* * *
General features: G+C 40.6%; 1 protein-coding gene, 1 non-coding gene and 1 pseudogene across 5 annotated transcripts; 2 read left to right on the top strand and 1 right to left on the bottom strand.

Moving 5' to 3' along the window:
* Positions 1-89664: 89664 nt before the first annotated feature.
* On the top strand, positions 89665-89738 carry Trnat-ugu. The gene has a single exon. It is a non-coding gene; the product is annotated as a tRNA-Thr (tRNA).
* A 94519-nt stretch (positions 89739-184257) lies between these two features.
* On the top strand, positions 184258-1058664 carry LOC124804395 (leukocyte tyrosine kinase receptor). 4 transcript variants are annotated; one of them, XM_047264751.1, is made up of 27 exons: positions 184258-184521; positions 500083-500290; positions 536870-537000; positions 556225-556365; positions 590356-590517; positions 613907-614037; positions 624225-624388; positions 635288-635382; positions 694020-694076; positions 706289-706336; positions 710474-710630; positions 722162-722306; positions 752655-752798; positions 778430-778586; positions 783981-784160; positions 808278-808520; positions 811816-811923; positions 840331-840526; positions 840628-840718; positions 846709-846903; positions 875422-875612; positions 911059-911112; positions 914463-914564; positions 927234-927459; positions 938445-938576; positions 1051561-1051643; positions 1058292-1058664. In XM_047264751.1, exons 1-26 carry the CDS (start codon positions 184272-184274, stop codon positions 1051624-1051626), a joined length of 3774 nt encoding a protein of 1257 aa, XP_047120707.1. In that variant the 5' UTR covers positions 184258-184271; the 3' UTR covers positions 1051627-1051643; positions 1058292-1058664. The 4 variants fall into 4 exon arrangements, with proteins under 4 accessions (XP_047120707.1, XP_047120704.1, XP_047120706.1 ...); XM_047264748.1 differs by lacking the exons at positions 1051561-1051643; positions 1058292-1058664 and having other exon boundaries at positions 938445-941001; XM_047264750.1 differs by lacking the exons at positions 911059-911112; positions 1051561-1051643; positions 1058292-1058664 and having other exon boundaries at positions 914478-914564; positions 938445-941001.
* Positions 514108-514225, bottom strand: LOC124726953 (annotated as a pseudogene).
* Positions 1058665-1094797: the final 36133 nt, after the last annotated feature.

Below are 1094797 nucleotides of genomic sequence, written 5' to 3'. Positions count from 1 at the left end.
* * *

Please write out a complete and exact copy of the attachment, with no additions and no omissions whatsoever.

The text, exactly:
General features: G+C 40.6%; 1 protein-coding gene, 1 non-coding gene and 1 pseudogene across 5 annotated transcripts; 2 read left to right on the top strand and 1 right to left on the bottom strand.

Moving 5' to 3' along the window:
* Positions 1-89664: 89664 nt before the first annotated feature.
* On the top strand, positions 89665-89738 carry Trnat-ugu. The gene has a single exon. It is a non-coding gene; the product is annotated as a tRNA-Thr (tRNA).
* A 94519-nt stretch (positions 89739-184257) lies between these two features.
* On the top strand, positions 184258-1058664 carry LOC124804395 (leukocyte tyrosine kinase receptor). 4 transcript variants are annotated; one of them, XM_047264751.1, is made up of 27 exons: positions 184258-184521; positions 500083-500290; positions 536870-537000; positions 556225-556365; positions 590356-590517; positions 613907-614037; positions 624225-624388; positions 635288-635382; positions 694020-694076; positions 706289-706336; positions 710474-710630; positions 722162-722306; positions 752655-752798; positions 778430-778586; positions 783981-784160; positions 808278-808520; positions 811816-811923; positions 840331-840526; positions 840628-840718; positions 846709-846903; positions 875422-875612; positions 911059-911112; positions 914463-914564; positions 927234-927459; positions 938445-938576; positions 1051561-1051643; positions 1058292-1058664. In XM_047264751.1, exons 1-26 carry the CDS (start codon positions 184272-184274, stop codon positions 1051624-1051626), a joined length of 3774 nt encoding a protein of 1257 aa, XP_047120707.1. In that variant the 5' UTR covers positions 184258-184271; the 3' UTR covers positions 1051627-1051643; positions 1058292-1058664. The 4 variants fall into 4 exon arrangements, with proteins under 4 accessions (XP_047120707.1, XP_047120704.1, XP_047120706.1 ...); XM_047264748.1 differs by lacking the exons at positions 1051561-1051643; positions 1058292-1058664 and having other exon boundaries at positions 938445-941001; XM_047264750.1 differs by lacking the exons at positions 911059-911112; positions 1051561-1051643; positions 1058292-1058664 and having other exon boundaries at positions 914478-914564; positions 938445-941001.
* Positions 514108-514225, bottom strand: LOC124726953 (annotated as a pseudogene).
* Positions 1058665-1094797: the final 36133 nt, after the last annotated feature.

Below are 1094797 nucleotides of genomic sequence, written 5' to 3'. Positions count from 1 at the left end.